Undeterred, he decided to try his luck in South America and set sail with his bounteous cargo in 1803. Bass and his ship were never seen again, and their fate remains an enigma. Rumors persisted that Bass made it to Chile or Peru, where he was captured by the Spaniards and forced to work in the mines there as a slave until his death.

6. George Mallory

George Mallory was a British explorer and mountaineer who captured the public’s imagination after he was asked why he wanted to climb Everest and he responded: “Because it’s there.” As one of the foremost mountaineers of his day, Mallory was an obvious choice to take part in the first British expeditions to the as-yet-unconquered Everest throughout the early 1920s—well before the benefit of modern materials, technology, and weather forecasting.

In June 1924, George Mallory and fellow mountaineer Andrew Irvine set off for an attempt on the summit. Another member of the expedition glimpsed them climbing at over 26,800 feet, but that was the last time they were seen alive. That the pair perished in their attempt was certain, but debate raged over whether they had become the first to reach the summit and died on their way down, or if they died having never reached the top. Various pieces of the puzzle emerged over time—in the 1930s, Irvine’s ice axe was discovered at 27,700 feet, and in 1991 a 1920s oxygen canister was found. Finally, in 1999, an expedition discovered Mallory’s frozen body on the mountainside, clearly the victim of a terrible fall. The climbers carefully buried the body where they found it, but sadly no trace was ever found of Andrew Irvine.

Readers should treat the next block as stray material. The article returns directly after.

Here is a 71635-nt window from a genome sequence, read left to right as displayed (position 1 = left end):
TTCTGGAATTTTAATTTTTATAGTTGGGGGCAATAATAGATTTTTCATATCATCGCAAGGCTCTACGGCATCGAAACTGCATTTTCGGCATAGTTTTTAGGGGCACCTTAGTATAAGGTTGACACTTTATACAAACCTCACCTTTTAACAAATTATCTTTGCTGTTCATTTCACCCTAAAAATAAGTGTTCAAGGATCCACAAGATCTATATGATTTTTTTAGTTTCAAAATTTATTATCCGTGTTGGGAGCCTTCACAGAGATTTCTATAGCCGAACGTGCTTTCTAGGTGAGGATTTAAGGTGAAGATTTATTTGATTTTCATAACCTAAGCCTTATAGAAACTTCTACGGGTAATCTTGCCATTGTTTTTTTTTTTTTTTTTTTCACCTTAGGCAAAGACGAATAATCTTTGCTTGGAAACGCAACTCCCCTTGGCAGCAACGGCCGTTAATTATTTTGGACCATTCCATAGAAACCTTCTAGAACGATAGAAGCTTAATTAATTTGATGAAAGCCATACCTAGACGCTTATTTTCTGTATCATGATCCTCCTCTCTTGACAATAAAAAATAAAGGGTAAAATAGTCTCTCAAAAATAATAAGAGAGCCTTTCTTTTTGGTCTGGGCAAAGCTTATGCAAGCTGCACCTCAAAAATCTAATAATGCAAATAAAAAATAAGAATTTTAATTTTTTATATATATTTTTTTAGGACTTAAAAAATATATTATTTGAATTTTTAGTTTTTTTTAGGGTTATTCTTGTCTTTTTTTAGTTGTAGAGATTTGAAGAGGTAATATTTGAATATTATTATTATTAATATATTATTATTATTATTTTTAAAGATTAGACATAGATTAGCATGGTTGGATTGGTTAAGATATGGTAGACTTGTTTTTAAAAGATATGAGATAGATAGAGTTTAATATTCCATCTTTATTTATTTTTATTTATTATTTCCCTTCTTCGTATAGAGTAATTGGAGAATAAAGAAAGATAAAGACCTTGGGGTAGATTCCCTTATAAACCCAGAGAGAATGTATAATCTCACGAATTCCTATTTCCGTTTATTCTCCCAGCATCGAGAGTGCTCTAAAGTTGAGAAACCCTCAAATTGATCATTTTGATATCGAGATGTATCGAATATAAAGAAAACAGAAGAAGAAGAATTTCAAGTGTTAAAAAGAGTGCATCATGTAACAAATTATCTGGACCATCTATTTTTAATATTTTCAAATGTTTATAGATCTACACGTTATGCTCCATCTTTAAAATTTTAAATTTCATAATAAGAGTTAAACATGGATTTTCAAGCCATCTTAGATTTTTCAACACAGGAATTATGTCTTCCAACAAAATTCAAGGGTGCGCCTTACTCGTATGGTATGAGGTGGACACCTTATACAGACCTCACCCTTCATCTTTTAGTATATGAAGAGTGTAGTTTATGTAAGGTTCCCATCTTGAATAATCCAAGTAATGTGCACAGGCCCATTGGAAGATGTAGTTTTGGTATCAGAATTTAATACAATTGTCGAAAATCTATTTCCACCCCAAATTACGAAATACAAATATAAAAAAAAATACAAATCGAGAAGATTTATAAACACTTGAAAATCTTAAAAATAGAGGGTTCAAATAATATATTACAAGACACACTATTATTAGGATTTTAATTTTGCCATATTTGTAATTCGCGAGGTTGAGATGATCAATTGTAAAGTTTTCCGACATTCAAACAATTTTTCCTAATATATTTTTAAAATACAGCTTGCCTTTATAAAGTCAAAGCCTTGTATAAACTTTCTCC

It was hoped that Mallory’s camera might be found—an artifact that could prove for certain if he made it to the summit—but unfortunately the camera remains missing. Tantalizingly, Mallory had stated that he was going to carry a photograph of his wife and leave it at the summit, and when Mallory’s body was found the photograph was not there, providing yet another clue that perhaps this great mountaineer had conquered the world’s tallest mountain.

7. Sir John Franklin

Sir John Franklin circa 1830
Sir John Franklin circa 1830
Hulton Archive/Getty Images

One of the foremost explorers of the Victorian era was Sir John Franklin, who had captained a number of expeditions to the Arctic in search of the Northwest passage. Franklin succeeded in mapping large areas of coastline, identifying many new botanical specimens and furthering our knowledge of the unforgiving Arctic weather during his first two expeditions. Some 20 years after he had retired, Franklin was tempted back to make one final effort to find the Northwest Passage. In 1845, when Franklin was 60 years old, he set off with 129 crewmembers in HMS Erebus and HMS Terror. The ships made it to Baffin Island, where they were sighted by a whaling ship, but after that the ships were seen no more.